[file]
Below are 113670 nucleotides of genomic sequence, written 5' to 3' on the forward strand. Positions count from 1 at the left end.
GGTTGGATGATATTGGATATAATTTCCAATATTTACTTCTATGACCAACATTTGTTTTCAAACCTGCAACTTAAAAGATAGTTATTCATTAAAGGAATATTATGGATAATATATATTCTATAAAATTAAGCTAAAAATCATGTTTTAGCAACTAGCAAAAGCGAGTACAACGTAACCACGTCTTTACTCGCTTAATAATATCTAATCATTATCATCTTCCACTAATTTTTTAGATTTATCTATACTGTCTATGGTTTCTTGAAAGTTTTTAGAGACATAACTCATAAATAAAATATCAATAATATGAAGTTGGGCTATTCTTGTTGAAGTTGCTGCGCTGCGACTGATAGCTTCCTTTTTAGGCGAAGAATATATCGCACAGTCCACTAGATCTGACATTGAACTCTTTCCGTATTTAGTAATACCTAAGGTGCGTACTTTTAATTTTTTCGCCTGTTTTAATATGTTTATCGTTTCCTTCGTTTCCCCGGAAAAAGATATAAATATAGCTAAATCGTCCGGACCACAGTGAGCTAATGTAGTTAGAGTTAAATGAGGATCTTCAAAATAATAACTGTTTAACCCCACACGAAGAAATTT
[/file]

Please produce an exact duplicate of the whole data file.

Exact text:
Below are 113670 nucleotides of genomic sequence, written 5' to 3' on the forward strand. Positions count from 1 at the left end.
GGTTGGATGATATTGGATATAATTTCCAATATTTACTTCTATGACCAACATTTGTTTTCAAACCTGCAACTTAAAAGATAGTTATTCATTAAAGGAATATTATGGATAATATATATTCTATAAAATTAAGCTAAAAATCATGTTTTAGCAACTAGCAAAAGCGAGTACAACGTAACCACGTCTTTACTCGCTTAATAATATCTAATCATTATCATCTTCCACTAATTTTTTAGATTTATCTATACTGTCTATGGTTTCTTGAAAGTTTTTAGAGACATAACTCATAAATAAAATATCAATAATATGAAGTTGGGCTATTCTTGTTGAAGTTGCTGCGCTGCGACTGATAGCTTCCTTTTTAGGCGAAGAATATATCGCACAGTCCACTAGATCTGACATTGAACTCTTTCCGTATTTAGTAATACCTAAGGTGCGTACTTTTAATTTTTTCGCCTGTTTTAATATGTTTATCGTTTCCTTCGTTTCCCCGGAAAAAGATATAAATATAGCTAAATCGTCCGGACCACAGTGAGCTAATGTAGTTAGAGTTAAATGAGGATCTTCAAAATAATAACTGTTTAACCCCACACGAAGAAATTT